A mother. A sister. A daughter. For every three women, one will develop some type of cancer in their lifetime, according to the American Cancer Society. To combat this sobering statistic and to continue its steadfast mission to support research of cancers affecting women, The Mary Kay FoundationSM awarded grants to 13 respected doctors and medical scientists. Each grant provides crucial funding in the amount of $100,000 for a total of $1.3 million.
From researching new cancer treatments to findings on hereditary breast cancer, The Mary Kay Foundation has donated more than $18 million to the cause since 1996. The grants awarded this year fuel new research across the United States. At UT Southwestern Medical Center in Dallas, doctors will research breast cancer metastasis. Researchers at the University of Kansas Medical Center in Kansas City, Kan., plan to take a closer look at the early detection of ovarian cancer. Meanwhile, at Yale University in New Haven, Conn., medical scientists will explore breast tumor treatments.
The grants are awarded annually to fund innovative research at medical schools recommended by The Mary Kay Foundation research review committee, which is composed of prominent doctors who volunteer their time to help the foundation select the best recipients across the nation. After reviewing these recommendations, the board of directors carefully selects the grant recipients.
We are committed to eliminating cancers affecting women by supporting top medical scientists who are searching for a cure for breast, uterine, cervical and ovarian cancers, said Jennifer Cook, executive director of the Mary Kay Museum and member of the board of directors for The Mary Kay Foundation. Providing options to women who are suffering from cancer and saving their lives brings us one step closer to eliminating cancer. The best part of my job is learning about the women we have helped through cancer, like Independent Beauty Consultant Betty Savoretti and her daughter, Alisa, who are both cancer survivors.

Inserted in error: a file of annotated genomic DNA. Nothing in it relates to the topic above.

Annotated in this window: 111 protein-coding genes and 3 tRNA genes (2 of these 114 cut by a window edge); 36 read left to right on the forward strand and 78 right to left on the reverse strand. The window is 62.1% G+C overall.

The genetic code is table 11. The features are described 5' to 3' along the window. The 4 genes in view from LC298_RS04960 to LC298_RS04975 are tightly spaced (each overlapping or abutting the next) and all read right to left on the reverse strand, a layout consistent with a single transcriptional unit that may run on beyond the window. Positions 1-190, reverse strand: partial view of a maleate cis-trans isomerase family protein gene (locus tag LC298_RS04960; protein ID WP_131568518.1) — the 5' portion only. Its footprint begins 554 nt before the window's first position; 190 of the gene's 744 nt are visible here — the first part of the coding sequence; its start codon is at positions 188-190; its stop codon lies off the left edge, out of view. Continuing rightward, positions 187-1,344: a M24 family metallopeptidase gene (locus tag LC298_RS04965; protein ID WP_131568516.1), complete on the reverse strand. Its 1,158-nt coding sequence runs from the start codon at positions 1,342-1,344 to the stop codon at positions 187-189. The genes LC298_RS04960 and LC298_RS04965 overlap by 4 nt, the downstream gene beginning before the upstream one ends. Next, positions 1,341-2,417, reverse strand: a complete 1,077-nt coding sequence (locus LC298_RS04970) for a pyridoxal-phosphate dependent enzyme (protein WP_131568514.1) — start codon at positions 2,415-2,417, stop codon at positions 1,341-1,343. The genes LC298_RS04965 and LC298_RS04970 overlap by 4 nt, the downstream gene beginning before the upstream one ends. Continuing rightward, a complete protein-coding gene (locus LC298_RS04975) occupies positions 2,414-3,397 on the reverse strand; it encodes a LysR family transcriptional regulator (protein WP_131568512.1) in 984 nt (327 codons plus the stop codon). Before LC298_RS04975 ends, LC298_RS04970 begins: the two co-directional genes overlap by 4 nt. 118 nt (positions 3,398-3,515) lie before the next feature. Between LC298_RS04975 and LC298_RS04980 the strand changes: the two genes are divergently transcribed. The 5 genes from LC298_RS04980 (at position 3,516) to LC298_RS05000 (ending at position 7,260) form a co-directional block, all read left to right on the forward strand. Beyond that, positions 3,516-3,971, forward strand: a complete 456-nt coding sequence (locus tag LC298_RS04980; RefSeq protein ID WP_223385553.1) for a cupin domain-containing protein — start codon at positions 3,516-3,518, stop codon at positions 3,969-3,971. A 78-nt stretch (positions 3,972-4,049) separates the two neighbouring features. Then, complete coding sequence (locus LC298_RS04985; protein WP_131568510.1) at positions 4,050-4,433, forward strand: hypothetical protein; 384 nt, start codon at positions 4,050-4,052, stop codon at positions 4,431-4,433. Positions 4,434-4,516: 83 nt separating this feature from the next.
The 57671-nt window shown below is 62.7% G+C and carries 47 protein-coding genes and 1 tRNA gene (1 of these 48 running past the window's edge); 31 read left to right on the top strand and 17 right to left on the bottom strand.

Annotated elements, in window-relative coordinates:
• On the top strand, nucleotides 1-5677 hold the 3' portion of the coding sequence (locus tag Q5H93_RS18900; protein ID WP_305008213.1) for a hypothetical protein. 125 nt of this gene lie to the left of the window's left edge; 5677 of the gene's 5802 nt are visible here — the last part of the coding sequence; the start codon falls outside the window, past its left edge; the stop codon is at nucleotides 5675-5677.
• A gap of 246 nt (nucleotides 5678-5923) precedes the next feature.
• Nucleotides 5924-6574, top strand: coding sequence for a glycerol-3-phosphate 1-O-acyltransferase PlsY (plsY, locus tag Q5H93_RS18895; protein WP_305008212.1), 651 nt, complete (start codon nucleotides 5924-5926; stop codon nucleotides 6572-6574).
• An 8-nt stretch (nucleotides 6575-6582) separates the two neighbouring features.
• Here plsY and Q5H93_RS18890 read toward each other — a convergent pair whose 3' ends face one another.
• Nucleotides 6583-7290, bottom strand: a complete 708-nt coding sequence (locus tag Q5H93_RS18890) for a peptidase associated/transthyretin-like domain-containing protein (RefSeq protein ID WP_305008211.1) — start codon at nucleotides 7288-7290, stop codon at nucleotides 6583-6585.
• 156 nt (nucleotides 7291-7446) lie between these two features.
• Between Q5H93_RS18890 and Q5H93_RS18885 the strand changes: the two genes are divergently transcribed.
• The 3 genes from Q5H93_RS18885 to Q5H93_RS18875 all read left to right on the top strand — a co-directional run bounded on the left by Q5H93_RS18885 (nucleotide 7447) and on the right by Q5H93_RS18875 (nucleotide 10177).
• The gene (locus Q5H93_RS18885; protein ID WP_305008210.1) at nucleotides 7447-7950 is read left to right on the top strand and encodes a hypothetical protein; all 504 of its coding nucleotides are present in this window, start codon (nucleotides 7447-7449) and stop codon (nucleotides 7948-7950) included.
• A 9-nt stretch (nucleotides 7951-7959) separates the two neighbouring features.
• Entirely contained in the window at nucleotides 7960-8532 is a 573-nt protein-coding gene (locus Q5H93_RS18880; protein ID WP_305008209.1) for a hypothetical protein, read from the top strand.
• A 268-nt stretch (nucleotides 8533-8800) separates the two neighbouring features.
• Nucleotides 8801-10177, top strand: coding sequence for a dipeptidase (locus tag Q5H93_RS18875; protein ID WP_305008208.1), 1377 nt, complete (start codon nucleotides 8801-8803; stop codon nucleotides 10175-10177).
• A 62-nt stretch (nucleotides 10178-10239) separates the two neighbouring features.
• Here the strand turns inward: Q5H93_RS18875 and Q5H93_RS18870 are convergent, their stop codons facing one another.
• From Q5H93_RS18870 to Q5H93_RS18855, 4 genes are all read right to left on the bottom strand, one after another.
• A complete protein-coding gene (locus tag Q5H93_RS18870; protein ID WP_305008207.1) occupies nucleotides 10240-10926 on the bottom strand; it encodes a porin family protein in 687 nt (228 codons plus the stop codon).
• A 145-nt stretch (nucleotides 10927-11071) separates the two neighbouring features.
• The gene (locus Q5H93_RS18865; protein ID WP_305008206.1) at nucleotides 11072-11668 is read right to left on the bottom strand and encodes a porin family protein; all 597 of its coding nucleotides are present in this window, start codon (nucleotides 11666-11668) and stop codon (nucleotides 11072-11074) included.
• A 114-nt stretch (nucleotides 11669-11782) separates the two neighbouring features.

Another startling statistic from the American Cancer Society: An estimated 227,000 new cases of invasive breast cancer are expected to occur among women in the United States in 2012. Thanks to studies funded by the Mary Kay Foundation, researchers are one step closer to finding new drugs to treat cancer and other diseases.
It is important in science to push the boundaries and take risks, said Andrew Godwin, Ph.D., director of molecular oncology at the University of Kansas Medical Center and one of the 13 grant recipients. The Mary Kay Foundation grant will allow us to explore and develop new technologies that could lead to better ways of testing, treating and ultimately curing ovarian cancer while in its early stage.
About The Mary Kay FoundationSM
The Mary Kay FoundationSM was created in 1996, and its mission is two-fold: to fund research of cancers affecting women and to help prevent domestic violence while raising awareness of the issue. By the end of 2012, The Mary Kay FoundationSM will have awarded more than $31 million to shelters and programs addressing domestic violence prevention and more than $18 million to cancer researchers and related causes throughout the United States. To learn more about The Mary Kay FoundationSM, please visit marykayfoundation.org or call 1-877-MKCARES (652-2737).